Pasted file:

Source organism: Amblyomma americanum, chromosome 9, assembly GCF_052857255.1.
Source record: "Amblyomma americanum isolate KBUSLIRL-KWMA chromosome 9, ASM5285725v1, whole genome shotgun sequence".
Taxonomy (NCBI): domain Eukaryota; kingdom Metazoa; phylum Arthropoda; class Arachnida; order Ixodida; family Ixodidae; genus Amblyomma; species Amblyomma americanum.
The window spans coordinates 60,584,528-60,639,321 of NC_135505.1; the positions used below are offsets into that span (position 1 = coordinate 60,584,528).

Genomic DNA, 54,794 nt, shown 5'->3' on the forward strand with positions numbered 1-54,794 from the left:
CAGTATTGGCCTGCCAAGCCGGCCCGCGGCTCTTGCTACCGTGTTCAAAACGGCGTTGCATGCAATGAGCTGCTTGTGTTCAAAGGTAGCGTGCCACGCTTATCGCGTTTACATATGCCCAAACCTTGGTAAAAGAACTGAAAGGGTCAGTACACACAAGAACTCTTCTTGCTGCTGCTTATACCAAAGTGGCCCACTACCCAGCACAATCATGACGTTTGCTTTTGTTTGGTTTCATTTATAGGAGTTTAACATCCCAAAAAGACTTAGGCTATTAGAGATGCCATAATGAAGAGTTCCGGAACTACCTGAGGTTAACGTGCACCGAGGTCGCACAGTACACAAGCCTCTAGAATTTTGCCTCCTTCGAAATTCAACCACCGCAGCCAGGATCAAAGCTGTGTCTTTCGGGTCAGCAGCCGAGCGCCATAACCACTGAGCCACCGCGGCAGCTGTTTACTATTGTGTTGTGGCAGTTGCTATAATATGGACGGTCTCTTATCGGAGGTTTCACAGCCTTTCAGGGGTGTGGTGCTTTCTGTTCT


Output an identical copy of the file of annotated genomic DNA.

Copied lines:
Source organism: Amblyomma americanum, chromosome 9, assembly GCF_052857255.1.
Source record: "Amblyomma americanum isolate KBUSLIRL-KWMA chromosome 9, ASM5285725v1, whole genome shotgun sequence".
Taxonomy (NCBI): domain Eukaryota; kingdom Metazoa; phylum Arthropoda; class Arachnida; order Ixodida; family Ixodidae; genus Amblyomma; species Amblyomma americanum.
The window spans coordinates 60,584,528-60,639,321 of NC_135505.1; the positions used below are offsets into that span (position 1 = coordinate 60,584,528).

Genomic DNA, 54,794 nt, shown 5'->3' on the forward strand with positions numbered 1-54,794 from the left:
CAGTATTGGCCTGCCAAGCCGGCCCGCGGCTCTTGCTACCGTGTTCAAAACGGCGTTGCATGCAATGAGCTGCTTGTGTTCAAAGGTAGCGTGCCACGCTTATCGCGTTTACATATGCCCAAACCTTGGTAAAAGAACTGAAAGGGTCAGTACACACAAGAACTCTTCTTGCTGCTGCTTATACCAAAGTGGCCCACTACCCAGCACAATCATGACGTTTGCTTTTGTTTGGTTTCATTTATAGGAGTTTAACATCCCAAAAAGACTTAGGCTATTAGAGATGCCATAATGAAGAGTTCCGGAACTACCTGAGGTTAACGTGCACCGAGGTCGCACAGTACACAAGCCTCTAGAATTTTGCCTCCTTCGAAATTCAACCACCGCAGCCAGGATCAAAGCTGTGTCTTTCGGGTCAGCAGCCGAGCGCCATAACCACTGAGCCACCGCGGCAGCTGTTTACTATTGTGTTGTGGCAGTTGCTATAATATGGACGGTCTCTTATCGGAGGTTTCACAGCCTTTCAGGGGTGTGGTGCTTTCTGTTCT